Govt. health policies in India shaping up the healthcare nar
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Today, India’s healthcare industry is one of the fastest-growing sectors and it is expected to reach $280 billion by 2020. The country is catapulting towards becoming a nation with high-end diagnostic services and tremendous capital investment for advanced diagnostic facilities for its citizens, thanks to the important initiatives introduced by the incumbent government in recent years.

Some major initiatives undertaken by the Govt which aim at providing accessible, cost-friendly and quality healthcare services to the majority of the citizens along with providing a holistic view of the health system in the country are:

- Pradhan Mantri Jan Arogya Yojana (PMJAY) also known as Modicare, was launched in September 2018, aiming to provide health insurance worth Rs 500,000 (US$ 7,124.54) to over 100 million families every year, and is already implemented in several states.

- In August 2018, the Government of India approved Ayushman Bharat-National Health Protection Mission as a centrally Sponsored Scheme contributed by both centre and state govt. It aims at covering over 10 crore poor and vulnerable families (approximately 50 crore beneficiaries) providing coverage up to 5 lakh rupees per family per year for secondary and tertiary care hospitalization. Under the Ayushman Bharat program, nearly 1.5 lakh primary health centres will be transformed as health and wellness centres by 2022. These centres will be equipped to provide treatment and care for several diseases such as high blood pressure, diabetes, cancer, and old age-related illnesses.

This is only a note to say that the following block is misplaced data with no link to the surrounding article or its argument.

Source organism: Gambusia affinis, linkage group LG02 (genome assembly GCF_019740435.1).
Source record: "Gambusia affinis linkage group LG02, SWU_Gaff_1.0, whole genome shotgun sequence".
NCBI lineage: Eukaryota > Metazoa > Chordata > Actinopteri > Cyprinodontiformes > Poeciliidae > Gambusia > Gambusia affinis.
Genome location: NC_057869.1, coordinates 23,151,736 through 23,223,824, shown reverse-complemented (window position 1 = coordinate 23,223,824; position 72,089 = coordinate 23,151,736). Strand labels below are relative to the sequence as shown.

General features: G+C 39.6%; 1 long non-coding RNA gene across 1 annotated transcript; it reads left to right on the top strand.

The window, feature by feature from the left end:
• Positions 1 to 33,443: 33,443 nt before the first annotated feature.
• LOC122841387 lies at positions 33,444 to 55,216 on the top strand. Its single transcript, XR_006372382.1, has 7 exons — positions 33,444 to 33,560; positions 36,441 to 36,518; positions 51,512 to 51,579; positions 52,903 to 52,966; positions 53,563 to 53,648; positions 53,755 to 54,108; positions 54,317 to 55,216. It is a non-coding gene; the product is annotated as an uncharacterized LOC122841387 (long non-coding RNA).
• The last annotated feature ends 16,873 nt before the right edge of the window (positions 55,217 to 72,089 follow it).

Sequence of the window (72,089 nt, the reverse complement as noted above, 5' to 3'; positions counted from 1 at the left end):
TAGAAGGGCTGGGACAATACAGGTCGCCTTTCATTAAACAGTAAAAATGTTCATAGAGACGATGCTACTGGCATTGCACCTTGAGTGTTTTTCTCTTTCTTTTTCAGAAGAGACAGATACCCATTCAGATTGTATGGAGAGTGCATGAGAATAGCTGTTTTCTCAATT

- Another important mission undertaken in full throttle is Mission Indradhanush (launched in December 2014) which aims to achieve at least 90% full immunization coverage of India and sustain the same by the year 2020. The ultimate goal here is to ensure full immunization with all available vaccines for children up to two years of age and pregnant women in both rural and urban areas. When we discuss the healthcare narrative of the country, it is also important to highlight recent developments such as the decline in India’s maternal mortality rate (MMR), which dropped by 22%, to 130 (per lakh of live births), also referred to as a ‘groundbreaking’ decline by WHO. The Sustainable Development Goal target for MMR is 70, by 2030 which India expects to achieve within the next 3 years.

WHO also recently commended India over its achievement of curbing the overall malaria score, thanks to a significant drop in Malaria in the state of Odisha. These are all major positives to consider in a country with more than a billion citizens, where accessible health care in remote areas and effective diagnosis is of utmost importance.

Ministry of Health and Family Affairs has been given a push in money allocation in the last five budgets that have been presented by the Modi govt. With Rs 63,298.12 crore allocated to the health sector this year, the government once again hiked India's health spending. This year’s allocations are a rise of 15.9% percent over last year’s budget, which showed a rise of about 13% over what was allotted for this sector in the year before that.